It's your money and I can't say anything about a product I haven't tasted, but this price is outrageous.

 

Don't know in the US, but over here I can buy a 3/4 inch size black wintertruffle for 30$-ish and make a lot of truffle butter as discribed and tastewise, there's nothing like it.

The difference between the butter I make and oil is somewhat analog to the difference between a pill bought from a pharmacist and homeopathic fluid. One of them fysically contains the active stuff, the other one works on a another, more spiritual level.

 

You have to look for truffles with restaurant suppliers, I'm sure you will find them in the yellow pages.

post #11 of 19

A few years' back, I was able to review the Urbani White Truffle Oil for ChefTalk. It was VERY fragrant and may be the flavor for which you seek.

Invention, my dear friends, is ninety-three percent perspiration, six percent electricity, four percent evaporation, and two percent butterscotch ripple

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Invention, my dear friends, is ninety-three percent perspiration, six percent electricity, four percent evaporation, and two percent butterscotch ripple

My Author Page

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post #12 of 19
Thread Starter 

Sorry, forgot that you were on the metric system.  8 ounces = .236 liter - so you're right - about $132 for 1 liter.  I'll do as you suggested

and search for a supplier and using your directions, make my own.

 

Thank you very much for your help.  Really appreciate it.

post #13 of 19
Thread Starter 

Thank you - I'm going to use that recipe and make my own.  That's some business the truffle oil makers have going!  Quite profitable (*.*)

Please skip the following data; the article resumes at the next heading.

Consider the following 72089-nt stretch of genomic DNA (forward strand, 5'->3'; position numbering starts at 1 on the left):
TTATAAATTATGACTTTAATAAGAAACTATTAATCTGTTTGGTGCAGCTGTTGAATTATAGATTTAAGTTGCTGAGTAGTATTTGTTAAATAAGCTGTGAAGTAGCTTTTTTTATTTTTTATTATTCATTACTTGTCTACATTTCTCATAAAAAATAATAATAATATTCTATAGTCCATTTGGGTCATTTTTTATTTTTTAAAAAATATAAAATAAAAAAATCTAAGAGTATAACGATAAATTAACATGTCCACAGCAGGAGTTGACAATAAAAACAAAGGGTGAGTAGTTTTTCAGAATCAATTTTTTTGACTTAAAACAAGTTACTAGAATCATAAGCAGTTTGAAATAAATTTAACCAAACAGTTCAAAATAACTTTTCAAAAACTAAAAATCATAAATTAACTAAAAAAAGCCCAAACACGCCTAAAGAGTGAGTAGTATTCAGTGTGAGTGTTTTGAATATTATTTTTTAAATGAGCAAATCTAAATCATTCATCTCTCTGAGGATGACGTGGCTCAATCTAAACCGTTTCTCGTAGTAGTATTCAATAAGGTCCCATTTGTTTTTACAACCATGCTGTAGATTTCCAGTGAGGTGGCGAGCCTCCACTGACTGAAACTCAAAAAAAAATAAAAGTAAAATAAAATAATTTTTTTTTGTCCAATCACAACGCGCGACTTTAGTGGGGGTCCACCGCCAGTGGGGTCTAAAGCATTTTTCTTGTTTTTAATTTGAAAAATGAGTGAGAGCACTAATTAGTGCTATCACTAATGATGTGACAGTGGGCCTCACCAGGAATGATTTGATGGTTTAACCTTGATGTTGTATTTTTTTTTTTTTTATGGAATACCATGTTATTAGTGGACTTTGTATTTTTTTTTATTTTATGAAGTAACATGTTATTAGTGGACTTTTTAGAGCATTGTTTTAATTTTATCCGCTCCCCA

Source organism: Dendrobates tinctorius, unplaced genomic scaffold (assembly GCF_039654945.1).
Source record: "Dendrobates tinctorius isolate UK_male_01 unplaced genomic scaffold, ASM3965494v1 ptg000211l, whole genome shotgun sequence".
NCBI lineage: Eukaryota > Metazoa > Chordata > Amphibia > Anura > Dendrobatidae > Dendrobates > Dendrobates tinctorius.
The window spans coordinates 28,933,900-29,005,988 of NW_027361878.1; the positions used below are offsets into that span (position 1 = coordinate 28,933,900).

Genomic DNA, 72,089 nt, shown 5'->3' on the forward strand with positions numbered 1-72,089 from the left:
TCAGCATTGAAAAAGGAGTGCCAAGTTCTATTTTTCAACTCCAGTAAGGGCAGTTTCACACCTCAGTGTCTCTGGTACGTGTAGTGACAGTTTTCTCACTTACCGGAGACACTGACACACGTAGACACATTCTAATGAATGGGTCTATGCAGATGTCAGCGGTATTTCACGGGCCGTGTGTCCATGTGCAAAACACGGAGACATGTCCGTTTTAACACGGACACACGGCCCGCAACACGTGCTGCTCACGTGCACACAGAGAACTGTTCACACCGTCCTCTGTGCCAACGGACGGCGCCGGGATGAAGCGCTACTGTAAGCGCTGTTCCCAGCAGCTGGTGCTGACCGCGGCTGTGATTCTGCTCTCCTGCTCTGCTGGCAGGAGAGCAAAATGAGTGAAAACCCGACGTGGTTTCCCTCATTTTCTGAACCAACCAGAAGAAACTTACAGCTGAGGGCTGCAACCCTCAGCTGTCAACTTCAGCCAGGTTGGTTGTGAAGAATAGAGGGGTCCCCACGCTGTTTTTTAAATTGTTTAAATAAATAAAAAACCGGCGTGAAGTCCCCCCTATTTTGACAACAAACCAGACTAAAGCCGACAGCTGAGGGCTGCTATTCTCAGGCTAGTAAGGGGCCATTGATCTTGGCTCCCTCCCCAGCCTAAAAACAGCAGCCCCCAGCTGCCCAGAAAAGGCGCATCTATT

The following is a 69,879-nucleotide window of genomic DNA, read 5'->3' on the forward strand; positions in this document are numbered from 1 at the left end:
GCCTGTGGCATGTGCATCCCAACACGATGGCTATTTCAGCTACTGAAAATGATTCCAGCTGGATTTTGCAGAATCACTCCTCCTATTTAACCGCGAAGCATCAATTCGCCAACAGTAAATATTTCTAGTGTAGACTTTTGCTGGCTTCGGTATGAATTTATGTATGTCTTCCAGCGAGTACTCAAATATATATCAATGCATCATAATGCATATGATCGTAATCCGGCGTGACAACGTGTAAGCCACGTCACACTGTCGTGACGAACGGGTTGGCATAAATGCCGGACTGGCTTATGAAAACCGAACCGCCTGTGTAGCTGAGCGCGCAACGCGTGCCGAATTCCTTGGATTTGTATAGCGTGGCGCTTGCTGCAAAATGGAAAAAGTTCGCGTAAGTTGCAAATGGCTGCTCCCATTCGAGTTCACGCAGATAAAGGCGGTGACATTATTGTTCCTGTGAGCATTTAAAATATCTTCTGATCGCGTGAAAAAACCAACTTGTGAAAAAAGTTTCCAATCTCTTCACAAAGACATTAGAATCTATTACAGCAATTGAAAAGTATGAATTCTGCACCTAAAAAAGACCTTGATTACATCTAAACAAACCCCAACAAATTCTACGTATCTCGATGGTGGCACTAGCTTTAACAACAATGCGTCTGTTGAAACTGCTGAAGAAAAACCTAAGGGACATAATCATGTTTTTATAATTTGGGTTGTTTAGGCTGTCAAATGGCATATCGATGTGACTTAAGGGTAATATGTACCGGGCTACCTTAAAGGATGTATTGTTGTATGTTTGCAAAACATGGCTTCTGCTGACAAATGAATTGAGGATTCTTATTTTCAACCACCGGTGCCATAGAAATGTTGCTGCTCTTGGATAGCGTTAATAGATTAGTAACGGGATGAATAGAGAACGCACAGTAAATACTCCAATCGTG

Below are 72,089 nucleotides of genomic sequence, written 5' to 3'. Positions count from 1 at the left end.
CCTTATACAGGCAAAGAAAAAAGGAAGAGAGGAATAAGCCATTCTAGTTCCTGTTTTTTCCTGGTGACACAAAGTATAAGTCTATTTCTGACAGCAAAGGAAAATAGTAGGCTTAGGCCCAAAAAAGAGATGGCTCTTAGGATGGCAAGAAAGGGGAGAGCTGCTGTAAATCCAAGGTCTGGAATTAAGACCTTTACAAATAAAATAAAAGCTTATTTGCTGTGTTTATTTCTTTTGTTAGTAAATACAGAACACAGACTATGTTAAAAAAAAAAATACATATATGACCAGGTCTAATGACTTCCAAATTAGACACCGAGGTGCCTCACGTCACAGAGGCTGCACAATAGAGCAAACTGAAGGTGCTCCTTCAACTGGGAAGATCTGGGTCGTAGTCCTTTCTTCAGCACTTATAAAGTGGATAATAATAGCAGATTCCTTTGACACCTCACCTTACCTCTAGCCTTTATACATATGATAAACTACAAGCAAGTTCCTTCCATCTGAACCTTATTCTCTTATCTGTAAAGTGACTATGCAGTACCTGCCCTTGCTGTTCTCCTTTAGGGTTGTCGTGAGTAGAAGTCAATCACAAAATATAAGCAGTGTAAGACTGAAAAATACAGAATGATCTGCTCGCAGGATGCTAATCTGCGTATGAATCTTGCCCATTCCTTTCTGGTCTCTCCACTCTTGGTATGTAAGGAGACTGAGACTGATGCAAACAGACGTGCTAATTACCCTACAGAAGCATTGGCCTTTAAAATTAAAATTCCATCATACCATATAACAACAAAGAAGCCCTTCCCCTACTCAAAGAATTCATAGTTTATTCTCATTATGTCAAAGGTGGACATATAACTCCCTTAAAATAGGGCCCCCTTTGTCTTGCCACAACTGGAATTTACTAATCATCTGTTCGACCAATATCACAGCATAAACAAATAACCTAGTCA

post #14 of 19

Tartufo Bianco Condimento is a white truffle infused olive oil that is both subtle and intense, just as the distributor chef will admit. The best priced place I've found it (for overall price for the quantity for US shipping) on the web is at www.lovefromitalia.com.  Seeing as this delicate oil is so deeply rich and wonderful, you won't want to cook "with" it parse, but use it as a fabulous drizzle over pastas, arugula salads or other italian dishes.  Hope this helps aid in your search!

post #15 of 19
Thread Starter 

Thank you for the link & for taking the time to help me.  Appreciate it.

post #16 of 19
As usual Chris is right on the money. We used to used this in the restaurant when it first came out I believe it was just a fad. The more chef's understood that it was nothing but chemicals they less they use it. It really surprises me that Eric Ripert uses White Truffle Oil.

Chris thanks for the tip on using one black truffle (which I can get pretty easily in Chicago) with butter. One of the better more common butters we have here is Plugra. Are you familiar with that?
Thanks,

Nicko 
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Thanks,

Nicko 
ChefTalk.com Founder
All About Braising: The Art of Uncomplicated Cooking
All About Braising: The Art of Uncomplicated Cooking
Bacon (I made)
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post #17 of 19
Thread Starter 

LOL - that's when I started looking into white truffle oil after someone posted a great review of Ripert's book along with a recipe, Recipe: Portobello "Fries" with Truffled Aioli!

 

Thanks again, Chris, you're a fountain of information and I appreciate your time to point me in the right direction.

 

Harmony

 
post #18 of 19
Quote:
Originally Posted by Nicko View Post

... One of the better more common butters we have here is Plugra. Are you familiar with that?



Never heared of Plugra, Nicko. I use fresh butter from a farm at 1 kilometer from my door, or, storebought butter from the Ardennes.

On a few occasions I even bought an Irish butter "Kerry Gold" that may be internationally known. Quite soft, very tasteful.

 

post #19 of 19

Check out www.oregonoilmill.com oregon has its own olive oil mill they also do a truffle oil at a resonably good price and very tastey.